• For Georgetown, even though I have no funding at this point, if I were to defer admissions for another year and continue working, I would be able to cover most (around three quarters or so) of the tuition costs with my savings by that point, if not nearly all of it (with some financial assistance from my parents). However, when the dust settles, I'd basically have far less in savings (putting it mildly). Again, because I'd also be working part-time in DC, my job could cover rent and living expenses while attending the program. 

How I'm leaning: I'm also really, really torn about this. On the one hand, I realize that Georgetown has a better alumni and career network, a more rigorous program, and almost certainly a higher starting salary for graduates compared to Baruch (I also get the feeling that their professional networks and job recruiting prospects are more localized in the NYC area compared to GT too).. On the other hand, with Baruch I'd basically have no student whatsoever, and one really doesn't have to look very far  to see why this would be quite a boon. And while I could hypothetically cover the cost for Georgetown with my own savings and some financial assistance, I also don't think that this is a decision that one should make lightly whatsoever when one's savings are taken into account. 

So I guess my question here is: does a school's brand name really matter that much in public policy in the grand scheme of things? Is it really worth it to attend an elite program at the cost of virtually all my savings at this point (and then some), or attend a state program at the cost of a likely smaller career network, development, etc. and yet not have to worry about finances or debt long-term? I know that for law and business school, rankings matter a great deal and can often be a game changer. Here, however, I'm not so sure.

If pedigree really does make a tangible and non-trivial difference, then I would be more inclined to pick Georgetown. If not, then I'm going with Baruch. Either option would be fine by me one way or another. 

Alternatively, is it possible or advisable to defer one or perhaps both programs for another year if I still need more time to decide? I'm unsure if deferment still constitutes (more or less) a binding contract to attend in a year, but either way even I have serious qualms about this and I'm not even sure if this would be permissible. 

Thanks in advance!

If I were you, and those were you two options, I just wouldn't go period.

1. Baruch is has very limited brand equity. If you go through the school's resources, you would get a job whereby your peers are 25s. Also, I do believe is a much younger MPA program and there are a lot of straight from undergrads.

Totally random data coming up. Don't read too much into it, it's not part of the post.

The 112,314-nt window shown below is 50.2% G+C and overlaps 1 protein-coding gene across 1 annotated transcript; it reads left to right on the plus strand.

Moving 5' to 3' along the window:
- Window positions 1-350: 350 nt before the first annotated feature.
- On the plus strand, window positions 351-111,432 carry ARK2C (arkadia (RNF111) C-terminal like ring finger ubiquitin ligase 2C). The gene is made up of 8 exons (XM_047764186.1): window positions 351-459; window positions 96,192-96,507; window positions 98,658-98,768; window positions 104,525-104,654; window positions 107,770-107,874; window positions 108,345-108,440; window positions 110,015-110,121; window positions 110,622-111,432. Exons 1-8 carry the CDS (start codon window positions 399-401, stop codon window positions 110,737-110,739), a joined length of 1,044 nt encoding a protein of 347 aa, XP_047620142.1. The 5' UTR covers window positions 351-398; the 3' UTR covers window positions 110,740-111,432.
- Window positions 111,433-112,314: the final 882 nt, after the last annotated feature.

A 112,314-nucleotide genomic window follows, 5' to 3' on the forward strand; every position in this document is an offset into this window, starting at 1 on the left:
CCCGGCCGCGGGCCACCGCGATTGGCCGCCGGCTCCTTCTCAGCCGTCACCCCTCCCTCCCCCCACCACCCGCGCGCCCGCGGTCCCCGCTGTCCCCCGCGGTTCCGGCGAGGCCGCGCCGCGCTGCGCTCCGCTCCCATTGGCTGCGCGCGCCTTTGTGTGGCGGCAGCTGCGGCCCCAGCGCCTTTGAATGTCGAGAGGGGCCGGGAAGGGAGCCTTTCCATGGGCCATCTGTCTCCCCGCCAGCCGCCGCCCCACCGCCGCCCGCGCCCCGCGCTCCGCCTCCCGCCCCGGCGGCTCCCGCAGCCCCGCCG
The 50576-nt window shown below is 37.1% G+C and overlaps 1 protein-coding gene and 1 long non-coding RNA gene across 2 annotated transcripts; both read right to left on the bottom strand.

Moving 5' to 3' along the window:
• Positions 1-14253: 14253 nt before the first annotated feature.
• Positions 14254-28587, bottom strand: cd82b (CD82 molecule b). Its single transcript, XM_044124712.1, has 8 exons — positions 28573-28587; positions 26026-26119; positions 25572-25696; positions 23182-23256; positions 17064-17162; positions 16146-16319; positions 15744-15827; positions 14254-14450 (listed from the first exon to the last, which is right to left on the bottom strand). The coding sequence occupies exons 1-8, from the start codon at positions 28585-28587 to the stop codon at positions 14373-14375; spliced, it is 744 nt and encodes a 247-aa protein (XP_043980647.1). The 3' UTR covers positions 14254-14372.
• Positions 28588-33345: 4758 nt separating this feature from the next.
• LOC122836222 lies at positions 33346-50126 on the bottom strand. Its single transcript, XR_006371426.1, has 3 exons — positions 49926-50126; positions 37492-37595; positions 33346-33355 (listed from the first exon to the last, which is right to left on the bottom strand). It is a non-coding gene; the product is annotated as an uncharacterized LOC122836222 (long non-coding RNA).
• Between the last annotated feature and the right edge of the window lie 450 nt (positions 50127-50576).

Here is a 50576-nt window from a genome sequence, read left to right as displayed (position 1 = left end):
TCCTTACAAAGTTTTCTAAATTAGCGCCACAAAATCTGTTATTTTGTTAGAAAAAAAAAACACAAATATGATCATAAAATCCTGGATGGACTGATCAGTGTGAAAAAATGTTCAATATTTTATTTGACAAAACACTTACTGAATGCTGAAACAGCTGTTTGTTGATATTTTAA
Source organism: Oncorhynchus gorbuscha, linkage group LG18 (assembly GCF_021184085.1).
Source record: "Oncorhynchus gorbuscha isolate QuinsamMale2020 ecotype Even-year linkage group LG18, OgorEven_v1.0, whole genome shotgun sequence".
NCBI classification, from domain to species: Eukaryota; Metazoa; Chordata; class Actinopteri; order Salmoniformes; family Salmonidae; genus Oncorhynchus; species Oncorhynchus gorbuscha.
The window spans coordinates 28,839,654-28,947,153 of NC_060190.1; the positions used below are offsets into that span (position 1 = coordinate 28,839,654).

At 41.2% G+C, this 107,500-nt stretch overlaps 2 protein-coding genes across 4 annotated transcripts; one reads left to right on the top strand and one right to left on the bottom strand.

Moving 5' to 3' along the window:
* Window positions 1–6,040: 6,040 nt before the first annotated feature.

2. MPM is a pretty good program (I know... I got accepted into it and worked alongside MPMs). Most MPM people I know are sponsored (for good reason), because it really isn't that good for career switching. It is mostly for people to get promoted within their own organization. It is decently networking, but I don't remember having ever met an Environmental person (I am sure they exist). FYI - it is mostly military, international affairs, and urban-social policy folks that do MPM. However, most people on earth have no idea what an MPM, so even though it comes with the Georgetown brand, it doesn't really help you career switch too much. Oh and working part time while you are in school will really limit your bandwidth to network. 

If you want to career pivot, I recommend that you take the leap of faith and try to career pivot off of your current resume and alumni network or find other grad school options (that will hopefully give you better scholarship). 

Especially given the debt, the loss of time, and etc... these are all high opportunity costs and I don't exactly see much meaningful gain. 

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  • 11 months later...

Coming From: undergraduate, California

Deciding Between: 

UCSD School of Global Policy and Strategy- full tuition and fees.

Georgetown Security Studies Program- 12.5% tuition.

Leaning: My heart says Georgetown due to its renown and potential to get me into a dream career in national security. My brain says UCSD GPS because...hey...free masters and a solid program.

Do you guys think Georgetown is worth it?

 

 

 

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9 hours ago, Dwbartha said:

Coming From: undergraduate, California

Deciding Between: 

UCSD School of Global Policy and Strategy- full tuition and fees.

Georgetown Security Studies Program- 12.5% tuition.

Leaning: My heart says Georgetown due to its renown and potential to get me into a dream career in national security. My brain says UCSD GPS because...hey...free masters and a solid program.

Do you guys think Georgetown is worth it?

 

 

 

not in comparison to a free ride!!!!!! don't let the name blind you (I have to remind myself of this regularly, so I'm truly not saying this from a high horse; debt is not worth a name)